With media commissions at ridiculously low levels, media agencies have had to staff their accounts with young people and have piled more accounts on to their plates. Better thinking requires time for meetings and discussions. Why invest in that when checking CARD for standard rates lets you move on to the next project?

I think we’ll see a change this year. Media shops are changing the way they bill, they’re investing in different lines of revenue and they’re finally seeing the value of real content partnerships. If clients demand more and change the way they compensate their media partners, and if media players become more proactive in their own thinking, media agencies won’t just come to the table with great thinking. They’ll also come as the keepers of the budget. That will carry a lot of weight.

8. At the same time, this is the year that creative shops hire media people.
Big thinking can’t be bought with negotiated rates and full-page ad costs. It requires open thinking and entrepreneurial discussions with appropriate partners around the table. Some creative shops will realize that their best media planner is their creative team or their strategic planner. All that will be left will be signing the contracts. If you’re a creative media person, this could be a big year for you.

9. Tons of people will flock to Dx3.
I’m certainly involved with Dx3 as Chief Content Curator and I’m clearly biased. But in a year where digital marketing, digital advertising and digital retail all have to come together for a better Canadian consumer experience, it will be critical that people learn. There are a lot of questions and people are starting to panic in their search for the answers. I think we’ve assembled a ton of great speakers and companies who can help. Here’s hoping you’ll join us. Feel free to either register at Dx3 Canada or send me an email and tell me you don’t want to be pitch slapped in my blog posts. : )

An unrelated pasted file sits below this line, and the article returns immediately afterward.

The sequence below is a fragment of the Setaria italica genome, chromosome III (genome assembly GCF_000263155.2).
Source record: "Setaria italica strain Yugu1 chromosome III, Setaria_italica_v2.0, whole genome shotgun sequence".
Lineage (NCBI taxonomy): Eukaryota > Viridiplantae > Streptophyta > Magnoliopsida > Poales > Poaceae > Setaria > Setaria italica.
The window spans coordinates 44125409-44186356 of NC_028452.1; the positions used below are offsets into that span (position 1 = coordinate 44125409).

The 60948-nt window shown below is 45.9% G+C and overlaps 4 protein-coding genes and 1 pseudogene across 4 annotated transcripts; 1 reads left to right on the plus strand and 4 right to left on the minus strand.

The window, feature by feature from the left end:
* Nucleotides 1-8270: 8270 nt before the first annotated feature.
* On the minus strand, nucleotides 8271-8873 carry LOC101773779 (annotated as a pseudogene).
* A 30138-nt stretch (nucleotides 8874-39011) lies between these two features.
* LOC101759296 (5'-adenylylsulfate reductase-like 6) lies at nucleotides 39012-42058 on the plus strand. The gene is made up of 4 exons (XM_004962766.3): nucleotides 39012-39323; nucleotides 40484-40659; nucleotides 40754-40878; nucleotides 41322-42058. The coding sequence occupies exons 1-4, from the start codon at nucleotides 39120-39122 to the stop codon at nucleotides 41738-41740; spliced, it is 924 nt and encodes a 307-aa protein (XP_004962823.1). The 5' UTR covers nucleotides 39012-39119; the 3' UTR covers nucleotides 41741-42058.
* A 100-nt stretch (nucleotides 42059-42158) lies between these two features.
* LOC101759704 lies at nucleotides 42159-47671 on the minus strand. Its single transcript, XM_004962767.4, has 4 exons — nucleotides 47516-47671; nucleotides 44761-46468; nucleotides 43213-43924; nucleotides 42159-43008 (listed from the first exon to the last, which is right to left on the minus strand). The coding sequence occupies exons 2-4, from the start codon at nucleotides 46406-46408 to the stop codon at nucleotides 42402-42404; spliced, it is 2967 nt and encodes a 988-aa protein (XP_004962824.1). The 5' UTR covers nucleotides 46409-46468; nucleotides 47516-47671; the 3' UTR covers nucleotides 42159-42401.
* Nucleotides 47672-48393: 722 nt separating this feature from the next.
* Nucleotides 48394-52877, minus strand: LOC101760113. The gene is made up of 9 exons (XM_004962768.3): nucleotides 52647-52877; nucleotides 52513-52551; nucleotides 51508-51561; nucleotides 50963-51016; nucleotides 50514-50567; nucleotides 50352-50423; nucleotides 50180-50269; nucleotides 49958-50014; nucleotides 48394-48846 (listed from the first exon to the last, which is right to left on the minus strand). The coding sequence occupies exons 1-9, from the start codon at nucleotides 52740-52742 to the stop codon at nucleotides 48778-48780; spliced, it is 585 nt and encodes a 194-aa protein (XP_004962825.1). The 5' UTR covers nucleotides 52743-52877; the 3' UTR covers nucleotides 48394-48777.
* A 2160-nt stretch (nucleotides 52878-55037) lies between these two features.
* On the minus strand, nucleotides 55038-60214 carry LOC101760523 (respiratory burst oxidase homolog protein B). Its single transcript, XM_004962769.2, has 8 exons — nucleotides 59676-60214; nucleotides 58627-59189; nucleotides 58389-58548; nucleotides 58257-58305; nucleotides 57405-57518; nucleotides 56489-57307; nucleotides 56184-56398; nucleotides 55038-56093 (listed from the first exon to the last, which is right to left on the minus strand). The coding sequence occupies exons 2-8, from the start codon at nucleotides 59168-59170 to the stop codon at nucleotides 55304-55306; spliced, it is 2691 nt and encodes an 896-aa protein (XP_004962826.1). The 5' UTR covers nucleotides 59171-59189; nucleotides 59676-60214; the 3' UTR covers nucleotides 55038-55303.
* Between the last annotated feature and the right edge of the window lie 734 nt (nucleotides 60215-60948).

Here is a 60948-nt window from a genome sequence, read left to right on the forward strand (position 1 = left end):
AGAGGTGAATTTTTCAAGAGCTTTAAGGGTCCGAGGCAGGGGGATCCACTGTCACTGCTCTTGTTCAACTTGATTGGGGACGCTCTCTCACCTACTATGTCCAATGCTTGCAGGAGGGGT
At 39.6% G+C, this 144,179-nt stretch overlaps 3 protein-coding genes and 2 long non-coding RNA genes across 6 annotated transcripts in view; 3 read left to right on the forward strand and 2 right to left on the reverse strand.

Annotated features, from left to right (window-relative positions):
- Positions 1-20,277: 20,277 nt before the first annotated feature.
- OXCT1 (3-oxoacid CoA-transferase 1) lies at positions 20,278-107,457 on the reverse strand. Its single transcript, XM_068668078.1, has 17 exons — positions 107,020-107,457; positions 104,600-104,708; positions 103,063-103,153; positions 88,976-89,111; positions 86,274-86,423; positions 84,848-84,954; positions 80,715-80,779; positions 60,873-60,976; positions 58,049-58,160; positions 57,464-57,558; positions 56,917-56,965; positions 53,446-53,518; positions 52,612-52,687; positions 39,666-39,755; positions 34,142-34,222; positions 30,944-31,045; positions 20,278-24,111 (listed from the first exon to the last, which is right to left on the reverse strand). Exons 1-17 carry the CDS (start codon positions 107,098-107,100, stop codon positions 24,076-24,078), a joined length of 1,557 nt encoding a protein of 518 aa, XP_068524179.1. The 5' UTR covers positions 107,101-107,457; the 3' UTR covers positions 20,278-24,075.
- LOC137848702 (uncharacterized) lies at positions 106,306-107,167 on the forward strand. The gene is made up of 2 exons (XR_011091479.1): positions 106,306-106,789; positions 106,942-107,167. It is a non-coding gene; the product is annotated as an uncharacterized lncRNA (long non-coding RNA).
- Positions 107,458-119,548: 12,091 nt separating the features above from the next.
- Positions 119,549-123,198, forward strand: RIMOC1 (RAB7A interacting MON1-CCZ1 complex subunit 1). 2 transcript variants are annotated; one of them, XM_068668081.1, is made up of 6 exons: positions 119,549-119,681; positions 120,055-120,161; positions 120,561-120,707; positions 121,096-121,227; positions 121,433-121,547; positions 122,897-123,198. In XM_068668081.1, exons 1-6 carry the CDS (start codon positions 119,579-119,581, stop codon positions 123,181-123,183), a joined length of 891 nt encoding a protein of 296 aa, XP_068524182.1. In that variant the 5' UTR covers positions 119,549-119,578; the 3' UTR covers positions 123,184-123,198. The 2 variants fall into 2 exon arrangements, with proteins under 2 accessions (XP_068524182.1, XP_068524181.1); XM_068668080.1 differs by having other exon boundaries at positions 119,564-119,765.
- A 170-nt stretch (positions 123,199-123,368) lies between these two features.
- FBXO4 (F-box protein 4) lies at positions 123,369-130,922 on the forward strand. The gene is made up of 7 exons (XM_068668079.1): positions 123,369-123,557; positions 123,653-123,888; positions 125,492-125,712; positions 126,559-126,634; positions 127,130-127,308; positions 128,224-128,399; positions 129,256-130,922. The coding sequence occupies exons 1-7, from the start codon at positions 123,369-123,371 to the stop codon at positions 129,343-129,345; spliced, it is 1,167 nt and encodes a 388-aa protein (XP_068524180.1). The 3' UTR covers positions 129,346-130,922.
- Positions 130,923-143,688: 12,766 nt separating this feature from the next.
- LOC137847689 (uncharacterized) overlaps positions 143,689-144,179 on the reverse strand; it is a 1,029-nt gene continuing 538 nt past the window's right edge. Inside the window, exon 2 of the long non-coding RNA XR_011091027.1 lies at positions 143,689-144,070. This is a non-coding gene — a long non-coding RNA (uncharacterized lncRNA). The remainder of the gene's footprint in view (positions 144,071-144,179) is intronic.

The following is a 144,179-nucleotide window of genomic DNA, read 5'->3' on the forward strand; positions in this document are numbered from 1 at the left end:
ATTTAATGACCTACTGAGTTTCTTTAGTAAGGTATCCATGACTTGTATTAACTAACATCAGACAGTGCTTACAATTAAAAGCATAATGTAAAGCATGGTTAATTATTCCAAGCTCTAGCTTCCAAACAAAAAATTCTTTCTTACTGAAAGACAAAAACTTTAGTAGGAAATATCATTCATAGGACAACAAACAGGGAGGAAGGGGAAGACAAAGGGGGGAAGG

1. nice read Ron…


  2. Ron – I’m particularly keen to see how much the Target entry will stimulate the retail sector (across all categories) in Canada. The high levels of consolidation has neutralized real innovation for a long time. Perhaps we’ll see some honest investment in delivering great experiences for the mobile consumer. It’s a sector so ripe for a genuine shake-up.

    • Ron

      Thanks, Hilton.
      Competition is a good thing. Here’s hoping Canadian retailers respond accordingly.
      If they don’t… they may not be around to complain about it.